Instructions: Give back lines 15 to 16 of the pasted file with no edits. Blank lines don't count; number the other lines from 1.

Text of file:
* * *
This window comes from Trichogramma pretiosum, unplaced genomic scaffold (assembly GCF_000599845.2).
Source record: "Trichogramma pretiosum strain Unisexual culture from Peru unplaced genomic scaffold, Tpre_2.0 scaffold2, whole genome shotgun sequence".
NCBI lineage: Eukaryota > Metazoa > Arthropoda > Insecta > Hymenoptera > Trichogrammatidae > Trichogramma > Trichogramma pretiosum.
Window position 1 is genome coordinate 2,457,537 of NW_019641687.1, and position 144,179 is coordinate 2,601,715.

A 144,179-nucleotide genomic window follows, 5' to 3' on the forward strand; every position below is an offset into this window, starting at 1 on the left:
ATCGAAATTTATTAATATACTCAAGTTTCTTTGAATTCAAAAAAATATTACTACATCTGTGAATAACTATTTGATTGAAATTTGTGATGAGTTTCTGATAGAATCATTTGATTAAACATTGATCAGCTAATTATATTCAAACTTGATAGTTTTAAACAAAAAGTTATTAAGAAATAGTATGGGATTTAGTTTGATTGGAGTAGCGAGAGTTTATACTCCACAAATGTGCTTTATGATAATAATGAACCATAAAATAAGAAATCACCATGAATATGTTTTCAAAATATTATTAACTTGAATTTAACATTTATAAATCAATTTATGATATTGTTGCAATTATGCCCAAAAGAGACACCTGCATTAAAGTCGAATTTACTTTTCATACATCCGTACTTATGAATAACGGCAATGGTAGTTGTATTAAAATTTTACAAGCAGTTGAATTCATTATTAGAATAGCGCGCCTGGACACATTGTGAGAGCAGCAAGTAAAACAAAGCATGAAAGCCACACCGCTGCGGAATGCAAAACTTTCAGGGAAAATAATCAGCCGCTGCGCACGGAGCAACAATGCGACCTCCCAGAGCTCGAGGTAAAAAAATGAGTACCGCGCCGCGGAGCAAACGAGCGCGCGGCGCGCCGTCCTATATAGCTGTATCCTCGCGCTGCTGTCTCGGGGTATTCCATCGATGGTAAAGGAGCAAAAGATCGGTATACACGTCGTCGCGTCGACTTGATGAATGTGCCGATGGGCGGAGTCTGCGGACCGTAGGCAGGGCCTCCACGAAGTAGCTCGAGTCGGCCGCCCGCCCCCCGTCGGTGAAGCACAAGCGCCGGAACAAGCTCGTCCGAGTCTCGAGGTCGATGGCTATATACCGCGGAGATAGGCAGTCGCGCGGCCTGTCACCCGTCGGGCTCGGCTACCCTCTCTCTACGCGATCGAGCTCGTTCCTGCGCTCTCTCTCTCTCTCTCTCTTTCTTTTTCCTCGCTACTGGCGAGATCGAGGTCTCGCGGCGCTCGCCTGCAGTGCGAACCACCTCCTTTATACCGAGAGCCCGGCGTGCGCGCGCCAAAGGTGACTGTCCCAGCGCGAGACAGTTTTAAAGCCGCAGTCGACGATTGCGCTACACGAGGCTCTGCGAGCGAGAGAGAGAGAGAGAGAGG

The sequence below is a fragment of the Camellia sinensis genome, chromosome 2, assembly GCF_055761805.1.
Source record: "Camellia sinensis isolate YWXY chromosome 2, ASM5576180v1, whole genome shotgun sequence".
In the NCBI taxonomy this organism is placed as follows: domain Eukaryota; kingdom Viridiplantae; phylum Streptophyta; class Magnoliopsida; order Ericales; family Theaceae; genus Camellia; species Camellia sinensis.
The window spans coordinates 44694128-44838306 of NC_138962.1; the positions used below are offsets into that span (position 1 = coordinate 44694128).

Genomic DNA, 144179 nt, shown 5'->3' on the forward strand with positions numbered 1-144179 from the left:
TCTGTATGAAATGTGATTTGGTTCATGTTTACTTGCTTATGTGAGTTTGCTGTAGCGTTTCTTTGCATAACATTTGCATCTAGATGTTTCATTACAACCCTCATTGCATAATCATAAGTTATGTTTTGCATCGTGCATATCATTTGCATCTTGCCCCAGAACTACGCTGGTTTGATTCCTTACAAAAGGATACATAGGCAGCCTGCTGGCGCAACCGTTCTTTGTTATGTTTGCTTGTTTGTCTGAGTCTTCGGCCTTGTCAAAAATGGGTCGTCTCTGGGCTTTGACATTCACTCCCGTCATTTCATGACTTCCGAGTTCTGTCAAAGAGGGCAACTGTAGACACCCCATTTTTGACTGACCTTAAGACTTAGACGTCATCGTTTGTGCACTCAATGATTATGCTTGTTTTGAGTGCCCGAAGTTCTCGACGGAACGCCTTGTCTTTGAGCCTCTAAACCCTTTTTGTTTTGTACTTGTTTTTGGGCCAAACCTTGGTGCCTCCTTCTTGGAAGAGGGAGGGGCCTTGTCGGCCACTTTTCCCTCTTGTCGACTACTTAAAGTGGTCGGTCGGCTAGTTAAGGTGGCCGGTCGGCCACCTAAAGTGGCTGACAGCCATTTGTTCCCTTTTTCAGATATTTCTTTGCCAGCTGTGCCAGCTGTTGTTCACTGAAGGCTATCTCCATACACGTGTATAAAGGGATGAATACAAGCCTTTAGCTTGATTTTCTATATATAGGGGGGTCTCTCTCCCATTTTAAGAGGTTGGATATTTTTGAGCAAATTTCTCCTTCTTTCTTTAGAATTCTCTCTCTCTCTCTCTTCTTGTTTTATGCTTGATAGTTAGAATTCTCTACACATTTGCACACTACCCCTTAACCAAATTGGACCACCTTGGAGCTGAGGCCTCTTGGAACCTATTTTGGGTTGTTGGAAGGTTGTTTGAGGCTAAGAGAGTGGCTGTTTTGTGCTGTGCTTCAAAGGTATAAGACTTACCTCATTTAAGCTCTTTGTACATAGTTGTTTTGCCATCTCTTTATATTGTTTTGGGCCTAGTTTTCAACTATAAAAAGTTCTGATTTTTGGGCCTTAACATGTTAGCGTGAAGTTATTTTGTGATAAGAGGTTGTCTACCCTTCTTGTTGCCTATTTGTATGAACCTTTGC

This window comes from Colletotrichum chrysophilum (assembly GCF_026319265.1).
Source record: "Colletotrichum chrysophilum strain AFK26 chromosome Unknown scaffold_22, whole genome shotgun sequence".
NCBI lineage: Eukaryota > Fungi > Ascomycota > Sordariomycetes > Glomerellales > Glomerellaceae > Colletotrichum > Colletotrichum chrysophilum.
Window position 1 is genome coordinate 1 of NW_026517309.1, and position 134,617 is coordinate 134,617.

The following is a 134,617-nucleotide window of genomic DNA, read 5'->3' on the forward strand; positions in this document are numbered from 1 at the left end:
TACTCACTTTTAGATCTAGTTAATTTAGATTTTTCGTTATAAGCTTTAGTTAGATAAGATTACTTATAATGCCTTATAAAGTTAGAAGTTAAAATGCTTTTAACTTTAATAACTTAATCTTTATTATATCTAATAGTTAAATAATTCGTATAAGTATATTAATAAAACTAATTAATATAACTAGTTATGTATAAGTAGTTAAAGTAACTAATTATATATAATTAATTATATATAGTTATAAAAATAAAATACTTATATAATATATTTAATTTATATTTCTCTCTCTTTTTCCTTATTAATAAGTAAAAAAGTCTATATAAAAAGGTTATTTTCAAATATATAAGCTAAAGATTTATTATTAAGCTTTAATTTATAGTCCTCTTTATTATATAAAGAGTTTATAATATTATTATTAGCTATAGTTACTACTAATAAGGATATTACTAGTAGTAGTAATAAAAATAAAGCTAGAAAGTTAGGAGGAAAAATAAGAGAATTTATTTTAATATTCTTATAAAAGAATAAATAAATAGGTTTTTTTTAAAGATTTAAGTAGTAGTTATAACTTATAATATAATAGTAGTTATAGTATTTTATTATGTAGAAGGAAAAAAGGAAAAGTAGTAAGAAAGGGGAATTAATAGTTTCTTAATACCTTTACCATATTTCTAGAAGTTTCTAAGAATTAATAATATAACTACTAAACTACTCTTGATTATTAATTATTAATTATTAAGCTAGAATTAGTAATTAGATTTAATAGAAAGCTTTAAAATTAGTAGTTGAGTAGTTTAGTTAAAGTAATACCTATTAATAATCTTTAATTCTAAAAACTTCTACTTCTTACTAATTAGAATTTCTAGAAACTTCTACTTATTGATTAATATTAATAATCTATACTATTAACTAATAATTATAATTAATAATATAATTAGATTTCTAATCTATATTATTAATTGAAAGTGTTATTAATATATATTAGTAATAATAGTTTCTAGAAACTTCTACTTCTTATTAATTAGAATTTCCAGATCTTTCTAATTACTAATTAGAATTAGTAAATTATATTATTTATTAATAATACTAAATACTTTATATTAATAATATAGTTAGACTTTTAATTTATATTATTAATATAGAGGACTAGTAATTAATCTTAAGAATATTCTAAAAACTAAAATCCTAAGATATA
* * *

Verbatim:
NCBI lineage: Eukaryota > Fungi > Ascomycota > Sordariomycetes > Glomerellales > Glomerellaceae > Colletotrichum > Colletotrichum chrysophilum.
Window position 1 is genome coordinate 1 of NW_026517309.1, and position 134,617 is coordinate 134,617.